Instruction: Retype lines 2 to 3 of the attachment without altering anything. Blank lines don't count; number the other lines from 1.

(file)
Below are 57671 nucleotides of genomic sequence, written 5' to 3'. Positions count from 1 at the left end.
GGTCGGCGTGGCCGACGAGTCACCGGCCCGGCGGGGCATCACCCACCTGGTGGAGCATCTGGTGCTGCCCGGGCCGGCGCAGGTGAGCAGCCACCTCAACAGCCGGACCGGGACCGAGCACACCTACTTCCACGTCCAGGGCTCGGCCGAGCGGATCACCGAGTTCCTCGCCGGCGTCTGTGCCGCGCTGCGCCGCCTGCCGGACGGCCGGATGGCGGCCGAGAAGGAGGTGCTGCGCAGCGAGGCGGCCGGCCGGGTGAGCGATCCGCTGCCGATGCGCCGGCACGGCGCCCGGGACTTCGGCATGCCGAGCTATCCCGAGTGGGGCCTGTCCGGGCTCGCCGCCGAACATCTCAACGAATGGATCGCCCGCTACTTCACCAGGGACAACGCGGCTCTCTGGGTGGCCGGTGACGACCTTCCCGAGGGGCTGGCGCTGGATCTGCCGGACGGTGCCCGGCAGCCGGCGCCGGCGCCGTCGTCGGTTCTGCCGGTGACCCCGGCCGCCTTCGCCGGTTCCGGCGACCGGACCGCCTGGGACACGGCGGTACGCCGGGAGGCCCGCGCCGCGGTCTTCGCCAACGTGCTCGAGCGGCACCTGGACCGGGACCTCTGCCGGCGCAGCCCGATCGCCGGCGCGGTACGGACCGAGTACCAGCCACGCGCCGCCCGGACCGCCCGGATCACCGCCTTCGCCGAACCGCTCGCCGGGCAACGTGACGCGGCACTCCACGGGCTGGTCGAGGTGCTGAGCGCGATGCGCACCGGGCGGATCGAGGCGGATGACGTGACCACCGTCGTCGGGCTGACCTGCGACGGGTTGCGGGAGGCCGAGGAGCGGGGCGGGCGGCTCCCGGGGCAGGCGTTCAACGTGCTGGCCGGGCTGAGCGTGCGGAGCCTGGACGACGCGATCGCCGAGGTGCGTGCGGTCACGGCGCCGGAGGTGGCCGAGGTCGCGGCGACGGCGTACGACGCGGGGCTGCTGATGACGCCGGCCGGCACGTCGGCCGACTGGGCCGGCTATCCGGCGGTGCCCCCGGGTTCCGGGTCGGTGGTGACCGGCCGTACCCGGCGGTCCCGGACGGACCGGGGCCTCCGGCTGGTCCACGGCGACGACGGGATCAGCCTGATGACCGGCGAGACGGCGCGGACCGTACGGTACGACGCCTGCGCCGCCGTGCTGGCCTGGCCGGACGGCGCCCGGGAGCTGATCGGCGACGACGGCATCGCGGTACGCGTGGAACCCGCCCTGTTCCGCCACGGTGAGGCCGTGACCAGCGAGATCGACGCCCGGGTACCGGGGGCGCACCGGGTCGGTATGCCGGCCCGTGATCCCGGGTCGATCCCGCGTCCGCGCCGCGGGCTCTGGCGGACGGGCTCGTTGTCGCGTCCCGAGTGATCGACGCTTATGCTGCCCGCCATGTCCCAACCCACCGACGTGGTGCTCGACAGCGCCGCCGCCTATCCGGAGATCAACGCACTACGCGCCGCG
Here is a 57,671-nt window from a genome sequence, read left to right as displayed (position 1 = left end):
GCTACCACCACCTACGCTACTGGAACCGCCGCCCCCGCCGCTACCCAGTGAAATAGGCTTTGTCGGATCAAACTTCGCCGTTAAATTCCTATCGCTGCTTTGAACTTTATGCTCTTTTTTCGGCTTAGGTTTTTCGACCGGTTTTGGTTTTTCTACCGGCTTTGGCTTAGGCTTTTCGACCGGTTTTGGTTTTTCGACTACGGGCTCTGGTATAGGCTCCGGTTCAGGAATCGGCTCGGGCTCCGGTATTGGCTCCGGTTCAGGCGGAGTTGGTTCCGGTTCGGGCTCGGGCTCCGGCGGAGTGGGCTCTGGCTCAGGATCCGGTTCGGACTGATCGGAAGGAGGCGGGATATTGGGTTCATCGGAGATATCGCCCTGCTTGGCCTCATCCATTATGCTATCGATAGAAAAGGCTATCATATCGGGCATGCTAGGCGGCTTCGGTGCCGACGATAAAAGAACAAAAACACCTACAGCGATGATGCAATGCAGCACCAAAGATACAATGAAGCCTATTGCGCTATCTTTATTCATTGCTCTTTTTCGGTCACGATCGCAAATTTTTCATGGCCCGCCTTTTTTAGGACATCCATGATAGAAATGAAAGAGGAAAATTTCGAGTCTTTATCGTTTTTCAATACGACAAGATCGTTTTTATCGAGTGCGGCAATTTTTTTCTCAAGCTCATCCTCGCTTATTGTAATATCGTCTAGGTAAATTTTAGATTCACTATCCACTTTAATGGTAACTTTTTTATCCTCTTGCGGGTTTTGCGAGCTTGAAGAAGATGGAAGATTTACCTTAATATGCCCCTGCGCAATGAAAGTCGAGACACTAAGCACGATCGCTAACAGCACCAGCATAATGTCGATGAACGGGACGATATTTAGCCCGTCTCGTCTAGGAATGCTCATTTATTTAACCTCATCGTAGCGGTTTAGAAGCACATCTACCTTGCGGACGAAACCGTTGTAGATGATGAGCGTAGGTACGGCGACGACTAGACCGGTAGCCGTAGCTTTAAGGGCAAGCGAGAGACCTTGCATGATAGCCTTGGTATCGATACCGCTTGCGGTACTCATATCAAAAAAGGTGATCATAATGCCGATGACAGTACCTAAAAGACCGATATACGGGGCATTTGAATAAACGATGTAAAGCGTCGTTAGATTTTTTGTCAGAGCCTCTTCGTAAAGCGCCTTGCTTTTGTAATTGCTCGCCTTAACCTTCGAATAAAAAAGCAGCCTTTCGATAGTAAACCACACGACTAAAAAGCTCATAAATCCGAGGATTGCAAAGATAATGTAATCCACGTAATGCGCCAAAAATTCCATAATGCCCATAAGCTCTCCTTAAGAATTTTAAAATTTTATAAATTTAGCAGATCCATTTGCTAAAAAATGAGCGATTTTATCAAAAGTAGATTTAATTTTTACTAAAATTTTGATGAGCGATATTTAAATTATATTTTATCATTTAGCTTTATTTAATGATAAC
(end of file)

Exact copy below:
GGTCGGCGTGGCCGACGAGTCACCGGCCCGGCGGGGCATCACCCACCTGGTGGAGCATCTGGTGCTGCCCGGGCCGGCGCAGGTGAGCAGCCACCTCAACAGCCGGACCGGGACCGAGCACACCTACTTCCACGTCCAGGGCTCGGCCGAGCGGATCACCGAGTTCCTCGCCGGCGTCTGTGCCGCGCTGCGCCGCCTGCCGGACGGCCGGATGGCGGCCGAGAAGGAGGTGCTGCGCAGCGAGGCGGCCGGCCGGGTGAGCGATCCGCTGCCGATGCGCCGGCACGGCGCCCGGGACTTCGGCATGCCGAGCTATCCCGAGTGGGGCCTGTCCGGGCTCGCCGCCGAACATCTCAACGAATGGATCGCCCGCTACTTCACCAGGGACAACGCGGCTCTCTGGGTGGCCGGTGACGACCTTCCCGAGGGGCTGGCGCTGGATCTGCCGGACGGTGCCCGGCAGCCGGCGCCGGCGCCGTCGTCGGTTCTGCCGGTGACCCCGGCCGCCTTCGCCGGTTCCGGCGACCGGACCGCCTGGGACACGGCGGTACGCCGGGAGGCCCGCGCCGCGGTCTTCGCCAACGTGCTCGAGCGGCACCTGGACCGGGACCTCTGCCGGCGCAGCCCGATCGCCGGCGCGGTACGGACCGAGTACCAGCCACGCGCCGCCCGGACCGCCCGGATCACCGCCTTCGCCGAACCGCTCGCCGGGCAACGTGACGCGGCACTCCACGGGCTGGTCGAGGTGCTGAGCGCGATGCGCACCGGGCGGATCGAGGCGGATGACGTGACCACCGTCGTCGGGCTGACCTGCGACGGGTTGCGGGAGGCCGAGGAGCGGGGCGGGCGGCTCCCGGGGCAGGCGTTCAACGTGCTGGCCGGGCTGAGCGTGCGGAGCCTGGACGACGCGATCGCCGAGGTGCGTGCGGTCACGGCGCCGGAGGTGGCCGAGGTCGCGGCGACGGCGTACGACGCGGGGCTGCTGATGACGCCGGCCGGCACGTCGGCCGACTGGGCCGGCTATCCGGCGGTGCCCCCGGGTTCCGGGTCGGTGGTGACCGGCCGTACCCGGCGGTCCCGGACGGACCGGGGCCTCCGGCTGGTCCACGGCGACGACGGGATCAGCCTGATGACCGGCGAGACGGCGCGGACCGTACGGTACGACGCCTGCGCCGCCGTGCTGGCCTGGCCGGACGGCGCCCGGGAGCTGATCGGCGACGACGGCATCGCGGTACGCGTGGAACCCGCCCTGTTCCGCCACGGTGAGGCCGTGACCAGCGAGATCGACGCCCGGGTACCGGGGGCGCACCGGGTCGGTATGCCGGCCCGTGATCCCGGGTCGATCCCGCGTCCGCGCCGCGGGCTCTGGCGGACGGGCTCGTTGTCGCGTCCCGAGTGATCGACGCTTATGCTGCCCGCCATGTCCCAACCCACCGACGTGGTGCTCGACAGCGCCGCCGCCTATCCGGAGATCAACGCACTACGCGCCGCG
Here is a 57,671-nt window from a genome sequence, read left to right as displayed (position 1 = left end):